Lothar Schulz was born in 1950 in Alt Ruppin. In 1972, he completed his studies of thermal engineering at the Technical University in Dresden, receiving a diploma in engineering. He then worked as coordinating engineer for the installation of a Soviet nuclear reactor in Lubmin/Griefswald. Because of his high motivation and strong knowledge of Russian, Schulz was under consideration for a post-graduate program at the Moscow Power Engineering Institute. However, he refused to join the SED, and as a result, his candidacy was rescinded.
After several failed attempts to progress his career and an unsuccessful application to emigrate, Schulz led a protest against the SED at the center of East Berlin in April 1978. Amidst a crowd of interested passers, he was arrested, detained, and interrogated for forty hours without sleep by the State Security Service in Berlin. Afterwards, he was transferred to the Stasi detention centre in Rostock and remained there for five months. Because his protests were mentioned in Western press, Schulz was charged with alleged anti-state motivations with an expected prison sentence of seven to nine years. He was sentenced to one year and ten months' imprisonment for the "impairment of state activity."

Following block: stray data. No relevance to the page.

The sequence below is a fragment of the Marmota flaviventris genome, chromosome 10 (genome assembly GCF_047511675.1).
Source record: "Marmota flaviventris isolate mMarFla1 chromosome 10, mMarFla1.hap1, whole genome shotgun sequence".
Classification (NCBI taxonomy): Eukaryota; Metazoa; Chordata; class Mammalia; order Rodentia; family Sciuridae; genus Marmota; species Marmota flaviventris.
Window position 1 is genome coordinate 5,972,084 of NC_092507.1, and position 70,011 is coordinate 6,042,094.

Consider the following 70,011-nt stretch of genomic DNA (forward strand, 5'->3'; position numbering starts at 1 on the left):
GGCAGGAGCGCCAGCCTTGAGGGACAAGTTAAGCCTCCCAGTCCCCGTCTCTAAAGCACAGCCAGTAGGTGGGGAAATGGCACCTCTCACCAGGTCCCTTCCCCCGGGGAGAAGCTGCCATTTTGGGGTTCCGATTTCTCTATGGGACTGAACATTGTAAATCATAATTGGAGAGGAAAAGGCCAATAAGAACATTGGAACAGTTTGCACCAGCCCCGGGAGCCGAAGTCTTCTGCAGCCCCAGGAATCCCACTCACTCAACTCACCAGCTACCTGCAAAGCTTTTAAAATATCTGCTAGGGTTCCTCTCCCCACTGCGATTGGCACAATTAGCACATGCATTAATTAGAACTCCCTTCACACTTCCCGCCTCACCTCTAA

Schulz was released at the end of 1979 as part of an amnesty agreement within the GDR. He worked as a janitor in the Stendal Cathedral. During this time, his conversations in his apartment were monitored and listened to regularly by a Stasi official, unbeknownst to Schulz. Meanwhile, Colonel-General Bruno Beater, deputy to head of the Stasi Erich Mielke, denied his requests to travel to the West.
After three years of a seemingly hopeless struggle, the Stasi listened to a telephone conversation in which Schulz expressed his plan to carry out a second protest of larger scale in the center of East Berlin. Barely three months later in May 1981, to Schulz's surprise, the GDR permitted his official departure to the FRG. Lothar Schulz then had a successful career as an international project manager and consultant for Western industries in the field of software systems.
Since December 2015, he has been a visiting speaker at the Berlin-Hohenschönhausen Memorial.